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Supporting Latino First Graders' Ten-Structured Thinking in Urban Classrooms

Karen C. Fuson, Steven T. Smith, Ana Marie Lo Cicero 

December 1997, Volume 28, Issue 6, Page 738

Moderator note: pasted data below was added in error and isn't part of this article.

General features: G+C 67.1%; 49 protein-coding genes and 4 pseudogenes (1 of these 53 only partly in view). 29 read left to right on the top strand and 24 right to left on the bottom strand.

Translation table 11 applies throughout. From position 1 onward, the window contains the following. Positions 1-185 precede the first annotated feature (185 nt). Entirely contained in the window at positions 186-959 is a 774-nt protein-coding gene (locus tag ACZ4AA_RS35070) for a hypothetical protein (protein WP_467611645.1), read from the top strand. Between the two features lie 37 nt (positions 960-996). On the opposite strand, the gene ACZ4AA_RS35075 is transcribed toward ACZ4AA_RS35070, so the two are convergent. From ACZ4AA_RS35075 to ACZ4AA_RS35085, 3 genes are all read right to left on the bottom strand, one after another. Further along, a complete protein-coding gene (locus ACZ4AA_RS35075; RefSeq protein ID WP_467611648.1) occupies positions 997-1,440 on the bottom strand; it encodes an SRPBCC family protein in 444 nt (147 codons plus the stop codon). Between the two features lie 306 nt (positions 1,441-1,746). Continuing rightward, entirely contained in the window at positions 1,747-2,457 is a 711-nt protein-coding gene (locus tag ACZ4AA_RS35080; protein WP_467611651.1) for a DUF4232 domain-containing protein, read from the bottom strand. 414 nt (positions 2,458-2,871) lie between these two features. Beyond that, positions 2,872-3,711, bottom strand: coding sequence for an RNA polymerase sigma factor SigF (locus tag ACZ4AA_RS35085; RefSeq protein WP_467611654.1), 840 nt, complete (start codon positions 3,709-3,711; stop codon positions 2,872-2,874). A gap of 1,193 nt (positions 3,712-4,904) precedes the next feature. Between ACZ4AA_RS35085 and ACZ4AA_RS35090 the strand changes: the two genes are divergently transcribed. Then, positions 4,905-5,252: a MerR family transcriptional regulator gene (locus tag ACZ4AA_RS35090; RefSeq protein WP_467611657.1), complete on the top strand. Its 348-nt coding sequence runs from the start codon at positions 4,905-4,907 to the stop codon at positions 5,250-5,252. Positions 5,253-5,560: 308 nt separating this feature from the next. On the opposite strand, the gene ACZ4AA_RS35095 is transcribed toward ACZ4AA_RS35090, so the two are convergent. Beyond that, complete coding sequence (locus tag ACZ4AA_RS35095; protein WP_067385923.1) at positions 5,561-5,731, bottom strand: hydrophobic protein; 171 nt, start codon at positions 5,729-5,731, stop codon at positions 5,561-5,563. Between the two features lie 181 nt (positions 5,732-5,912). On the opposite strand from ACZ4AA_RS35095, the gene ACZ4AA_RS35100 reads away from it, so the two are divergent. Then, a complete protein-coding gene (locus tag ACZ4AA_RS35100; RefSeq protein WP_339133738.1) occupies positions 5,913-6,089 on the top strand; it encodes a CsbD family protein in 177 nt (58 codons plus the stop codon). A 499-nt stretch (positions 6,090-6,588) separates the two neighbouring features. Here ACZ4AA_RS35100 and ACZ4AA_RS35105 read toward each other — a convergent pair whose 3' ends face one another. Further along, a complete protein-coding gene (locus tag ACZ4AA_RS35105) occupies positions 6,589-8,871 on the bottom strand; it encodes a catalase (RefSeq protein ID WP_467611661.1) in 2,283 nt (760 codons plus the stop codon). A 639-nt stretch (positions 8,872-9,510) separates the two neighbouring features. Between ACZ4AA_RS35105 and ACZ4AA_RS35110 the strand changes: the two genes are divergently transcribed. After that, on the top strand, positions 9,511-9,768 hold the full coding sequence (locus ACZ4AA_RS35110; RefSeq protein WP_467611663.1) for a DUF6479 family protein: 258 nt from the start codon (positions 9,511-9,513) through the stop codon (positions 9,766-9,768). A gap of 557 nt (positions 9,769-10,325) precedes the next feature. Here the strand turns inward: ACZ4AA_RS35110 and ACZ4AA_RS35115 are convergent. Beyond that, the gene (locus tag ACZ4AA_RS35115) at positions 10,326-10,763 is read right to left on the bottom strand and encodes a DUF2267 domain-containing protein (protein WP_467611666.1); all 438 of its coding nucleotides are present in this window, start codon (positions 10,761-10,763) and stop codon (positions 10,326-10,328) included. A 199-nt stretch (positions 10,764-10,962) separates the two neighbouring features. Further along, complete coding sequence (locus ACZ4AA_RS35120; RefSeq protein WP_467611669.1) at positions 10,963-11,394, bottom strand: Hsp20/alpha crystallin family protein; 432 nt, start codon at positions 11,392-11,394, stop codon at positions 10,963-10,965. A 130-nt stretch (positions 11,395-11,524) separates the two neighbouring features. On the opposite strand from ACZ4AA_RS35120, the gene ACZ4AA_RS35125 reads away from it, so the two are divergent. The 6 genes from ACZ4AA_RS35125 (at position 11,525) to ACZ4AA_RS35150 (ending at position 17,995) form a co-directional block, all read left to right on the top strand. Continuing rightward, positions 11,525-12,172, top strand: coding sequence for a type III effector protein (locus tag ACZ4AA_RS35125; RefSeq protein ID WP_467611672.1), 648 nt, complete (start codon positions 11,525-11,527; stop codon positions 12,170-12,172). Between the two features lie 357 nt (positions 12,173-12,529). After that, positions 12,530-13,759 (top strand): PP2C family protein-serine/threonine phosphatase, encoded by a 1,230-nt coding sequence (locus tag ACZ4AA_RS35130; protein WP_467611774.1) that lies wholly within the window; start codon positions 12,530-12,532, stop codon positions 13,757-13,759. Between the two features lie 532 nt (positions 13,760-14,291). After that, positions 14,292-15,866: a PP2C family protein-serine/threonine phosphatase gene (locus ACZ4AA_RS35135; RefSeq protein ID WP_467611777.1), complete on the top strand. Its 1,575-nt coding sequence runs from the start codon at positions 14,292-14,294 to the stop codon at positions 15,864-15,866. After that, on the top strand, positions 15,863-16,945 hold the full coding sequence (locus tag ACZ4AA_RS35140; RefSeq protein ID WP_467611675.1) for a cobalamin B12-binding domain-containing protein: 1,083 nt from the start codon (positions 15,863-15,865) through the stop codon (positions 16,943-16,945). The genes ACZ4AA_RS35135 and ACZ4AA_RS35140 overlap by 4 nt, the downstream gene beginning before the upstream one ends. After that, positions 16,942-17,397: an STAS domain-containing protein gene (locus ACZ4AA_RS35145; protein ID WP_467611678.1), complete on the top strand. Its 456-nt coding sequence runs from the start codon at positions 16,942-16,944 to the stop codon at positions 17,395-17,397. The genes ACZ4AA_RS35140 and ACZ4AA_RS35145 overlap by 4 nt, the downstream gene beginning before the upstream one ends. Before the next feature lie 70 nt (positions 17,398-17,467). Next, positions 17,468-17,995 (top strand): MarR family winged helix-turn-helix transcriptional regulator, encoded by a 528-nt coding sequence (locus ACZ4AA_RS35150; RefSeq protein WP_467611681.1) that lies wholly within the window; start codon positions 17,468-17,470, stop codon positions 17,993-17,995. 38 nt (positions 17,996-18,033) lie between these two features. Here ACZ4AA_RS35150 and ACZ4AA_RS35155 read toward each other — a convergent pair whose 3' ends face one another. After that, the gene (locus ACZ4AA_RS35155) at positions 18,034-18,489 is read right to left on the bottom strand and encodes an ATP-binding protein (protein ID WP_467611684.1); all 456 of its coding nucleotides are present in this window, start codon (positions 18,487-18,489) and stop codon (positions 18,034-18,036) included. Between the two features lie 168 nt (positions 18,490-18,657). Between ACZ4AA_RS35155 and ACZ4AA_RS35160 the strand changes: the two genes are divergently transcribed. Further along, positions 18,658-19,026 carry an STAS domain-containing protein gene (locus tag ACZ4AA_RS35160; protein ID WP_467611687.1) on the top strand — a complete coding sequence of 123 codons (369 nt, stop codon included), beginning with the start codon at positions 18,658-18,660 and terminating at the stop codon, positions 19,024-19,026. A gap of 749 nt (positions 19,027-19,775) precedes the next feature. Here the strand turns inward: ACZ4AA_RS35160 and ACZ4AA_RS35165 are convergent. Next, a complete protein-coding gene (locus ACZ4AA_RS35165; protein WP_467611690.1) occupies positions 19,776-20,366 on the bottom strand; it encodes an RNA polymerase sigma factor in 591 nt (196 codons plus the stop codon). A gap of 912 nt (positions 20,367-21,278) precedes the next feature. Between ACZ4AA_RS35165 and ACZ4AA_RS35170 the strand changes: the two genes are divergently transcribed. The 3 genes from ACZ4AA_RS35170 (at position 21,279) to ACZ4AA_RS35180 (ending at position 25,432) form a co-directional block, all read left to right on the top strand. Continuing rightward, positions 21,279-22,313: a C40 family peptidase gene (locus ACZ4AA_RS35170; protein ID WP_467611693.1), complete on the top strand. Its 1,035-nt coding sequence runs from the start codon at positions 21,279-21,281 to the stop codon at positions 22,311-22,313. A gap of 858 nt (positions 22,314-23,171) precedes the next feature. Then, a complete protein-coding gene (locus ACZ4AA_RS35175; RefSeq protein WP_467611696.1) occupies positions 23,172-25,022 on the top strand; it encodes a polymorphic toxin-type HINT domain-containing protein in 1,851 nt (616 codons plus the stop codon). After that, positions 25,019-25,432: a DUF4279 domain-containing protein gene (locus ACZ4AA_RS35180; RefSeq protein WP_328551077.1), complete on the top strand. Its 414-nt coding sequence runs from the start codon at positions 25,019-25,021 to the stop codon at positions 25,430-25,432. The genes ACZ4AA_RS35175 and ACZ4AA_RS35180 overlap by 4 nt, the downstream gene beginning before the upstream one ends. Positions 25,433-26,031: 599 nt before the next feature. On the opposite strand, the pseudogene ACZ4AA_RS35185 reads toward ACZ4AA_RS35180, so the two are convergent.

Year-long classroom teaching experiments in two predominantly Latino low-socioeconomic-status (SES) urban classrooms (one English-speaking and one Spanish-speaking) sought to support first graders' thinking of 2-digit quantities as tens and ones. A model of a developmental sequence of conceptual structures for 2-digit numbers (the UDSSI triad model) is presented to describe children's thinking. By the end of the year, most of the children could accurately add and subtract 2-digit numbers that require trading (regrouping) by using drawings or objects and gave answers by using tens and ones on various tasks. Their performance was substantially above that reported in other studies for U.S. first graders of higher SES and for older U.S. children. Their responses looked more like those of East Asian children than of U.S. children in other studies.

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